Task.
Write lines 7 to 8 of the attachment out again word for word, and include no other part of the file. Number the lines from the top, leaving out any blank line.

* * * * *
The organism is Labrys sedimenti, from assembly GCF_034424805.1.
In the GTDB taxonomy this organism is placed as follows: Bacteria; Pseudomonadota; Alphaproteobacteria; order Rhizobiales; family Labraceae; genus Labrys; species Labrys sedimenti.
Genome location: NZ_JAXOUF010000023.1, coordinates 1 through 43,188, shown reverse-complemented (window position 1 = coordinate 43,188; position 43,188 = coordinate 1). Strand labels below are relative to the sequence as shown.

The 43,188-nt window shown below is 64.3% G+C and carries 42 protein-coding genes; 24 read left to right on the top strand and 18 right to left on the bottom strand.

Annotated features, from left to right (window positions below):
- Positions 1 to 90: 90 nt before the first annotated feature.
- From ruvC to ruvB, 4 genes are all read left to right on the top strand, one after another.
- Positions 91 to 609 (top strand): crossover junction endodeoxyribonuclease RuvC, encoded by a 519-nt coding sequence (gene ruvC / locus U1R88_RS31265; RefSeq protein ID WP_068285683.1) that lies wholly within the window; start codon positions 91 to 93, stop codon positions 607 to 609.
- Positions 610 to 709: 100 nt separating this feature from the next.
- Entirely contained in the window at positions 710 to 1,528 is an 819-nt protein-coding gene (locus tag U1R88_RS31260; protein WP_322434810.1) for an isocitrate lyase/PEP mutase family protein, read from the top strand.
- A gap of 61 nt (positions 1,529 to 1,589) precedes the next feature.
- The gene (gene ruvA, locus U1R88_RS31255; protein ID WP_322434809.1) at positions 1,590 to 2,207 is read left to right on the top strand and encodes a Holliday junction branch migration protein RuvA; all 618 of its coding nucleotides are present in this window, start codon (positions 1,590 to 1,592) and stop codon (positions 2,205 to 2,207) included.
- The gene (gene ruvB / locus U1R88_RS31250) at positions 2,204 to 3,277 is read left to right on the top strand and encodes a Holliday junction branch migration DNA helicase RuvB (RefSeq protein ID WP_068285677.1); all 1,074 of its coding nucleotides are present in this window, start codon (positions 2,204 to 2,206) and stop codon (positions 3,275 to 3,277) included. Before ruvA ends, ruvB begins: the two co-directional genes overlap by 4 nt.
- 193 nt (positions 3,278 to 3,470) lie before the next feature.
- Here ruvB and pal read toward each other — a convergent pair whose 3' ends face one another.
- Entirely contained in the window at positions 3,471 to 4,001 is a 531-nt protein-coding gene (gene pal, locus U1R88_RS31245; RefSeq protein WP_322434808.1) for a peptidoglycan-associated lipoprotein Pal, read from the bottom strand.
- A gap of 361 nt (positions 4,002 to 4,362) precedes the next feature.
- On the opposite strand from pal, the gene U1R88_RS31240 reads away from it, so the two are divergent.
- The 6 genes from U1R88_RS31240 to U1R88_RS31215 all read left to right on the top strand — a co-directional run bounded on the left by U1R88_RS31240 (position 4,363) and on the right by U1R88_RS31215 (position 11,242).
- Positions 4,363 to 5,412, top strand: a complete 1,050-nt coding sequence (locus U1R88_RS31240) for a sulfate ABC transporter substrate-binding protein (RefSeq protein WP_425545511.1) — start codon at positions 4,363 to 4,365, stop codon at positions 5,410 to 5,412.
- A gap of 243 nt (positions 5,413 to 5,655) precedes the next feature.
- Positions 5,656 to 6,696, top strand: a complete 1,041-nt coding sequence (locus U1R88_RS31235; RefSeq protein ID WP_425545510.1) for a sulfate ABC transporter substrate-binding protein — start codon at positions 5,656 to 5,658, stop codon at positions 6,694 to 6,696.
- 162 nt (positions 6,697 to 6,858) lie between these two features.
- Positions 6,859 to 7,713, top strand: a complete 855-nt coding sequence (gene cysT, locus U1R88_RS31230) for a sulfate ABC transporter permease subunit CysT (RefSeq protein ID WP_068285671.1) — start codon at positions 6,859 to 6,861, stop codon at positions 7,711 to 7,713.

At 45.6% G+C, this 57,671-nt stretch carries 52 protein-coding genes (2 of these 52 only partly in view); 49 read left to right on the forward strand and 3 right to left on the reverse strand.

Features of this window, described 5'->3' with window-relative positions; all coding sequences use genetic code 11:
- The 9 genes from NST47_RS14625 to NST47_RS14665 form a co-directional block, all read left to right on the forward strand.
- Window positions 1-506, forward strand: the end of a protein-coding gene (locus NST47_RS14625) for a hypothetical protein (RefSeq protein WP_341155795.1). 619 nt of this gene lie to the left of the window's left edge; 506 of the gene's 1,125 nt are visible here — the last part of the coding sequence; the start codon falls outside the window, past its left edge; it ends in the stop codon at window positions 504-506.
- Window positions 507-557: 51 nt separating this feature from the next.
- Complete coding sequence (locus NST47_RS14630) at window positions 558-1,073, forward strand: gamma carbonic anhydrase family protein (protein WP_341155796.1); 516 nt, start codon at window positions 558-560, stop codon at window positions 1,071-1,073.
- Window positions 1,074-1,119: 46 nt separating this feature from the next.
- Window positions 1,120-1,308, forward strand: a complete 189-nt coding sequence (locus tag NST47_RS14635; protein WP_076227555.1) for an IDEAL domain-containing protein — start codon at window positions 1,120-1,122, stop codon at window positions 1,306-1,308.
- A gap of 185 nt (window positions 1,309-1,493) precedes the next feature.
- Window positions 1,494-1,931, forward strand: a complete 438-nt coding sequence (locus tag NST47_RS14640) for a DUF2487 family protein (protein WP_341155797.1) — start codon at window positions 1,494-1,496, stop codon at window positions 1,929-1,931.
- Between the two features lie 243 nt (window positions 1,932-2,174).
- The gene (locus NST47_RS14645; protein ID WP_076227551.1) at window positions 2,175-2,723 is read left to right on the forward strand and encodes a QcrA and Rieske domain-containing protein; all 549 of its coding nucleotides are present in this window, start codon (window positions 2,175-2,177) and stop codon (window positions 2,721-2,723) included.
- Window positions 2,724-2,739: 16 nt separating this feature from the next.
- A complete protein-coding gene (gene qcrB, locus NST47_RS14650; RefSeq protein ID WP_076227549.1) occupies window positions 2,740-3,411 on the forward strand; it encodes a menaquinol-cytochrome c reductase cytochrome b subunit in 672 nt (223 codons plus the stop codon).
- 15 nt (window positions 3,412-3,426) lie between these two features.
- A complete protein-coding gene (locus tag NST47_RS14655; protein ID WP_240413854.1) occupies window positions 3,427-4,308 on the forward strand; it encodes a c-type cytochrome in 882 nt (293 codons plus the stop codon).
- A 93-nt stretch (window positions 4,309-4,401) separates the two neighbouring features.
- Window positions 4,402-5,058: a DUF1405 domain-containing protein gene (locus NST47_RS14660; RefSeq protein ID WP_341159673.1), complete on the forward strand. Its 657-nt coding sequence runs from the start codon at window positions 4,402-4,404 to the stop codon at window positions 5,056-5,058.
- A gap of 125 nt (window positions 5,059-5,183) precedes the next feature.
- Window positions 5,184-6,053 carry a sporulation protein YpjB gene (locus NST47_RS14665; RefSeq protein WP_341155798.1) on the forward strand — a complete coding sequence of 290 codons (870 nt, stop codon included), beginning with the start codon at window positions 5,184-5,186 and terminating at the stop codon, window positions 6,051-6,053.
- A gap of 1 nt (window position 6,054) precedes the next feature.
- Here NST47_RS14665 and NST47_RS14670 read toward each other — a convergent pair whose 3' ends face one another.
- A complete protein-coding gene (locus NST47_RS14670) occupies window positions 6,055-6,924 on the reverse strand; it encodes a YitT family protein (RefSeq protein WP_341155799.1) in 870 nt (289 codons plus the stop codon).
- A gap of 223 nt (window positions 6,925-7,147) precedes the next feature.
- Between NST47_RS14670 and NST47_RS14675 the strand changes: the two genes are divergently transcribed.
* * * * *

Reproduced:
- From ruvC to ruvB, 4 genes are all read left to right on the top strand, one after another.
- Positions 91 to 609 (top strand): crossover junction endodeoxyribonuclease RuvC, encoded by a 519-nt coding sequence (gene ruvC / locus U1R88_RS31265; RefSeq protein ID WP_068285683.1) that lies wholly within the window; start codon positions 91 to 93, stop codon positions 607 to 609.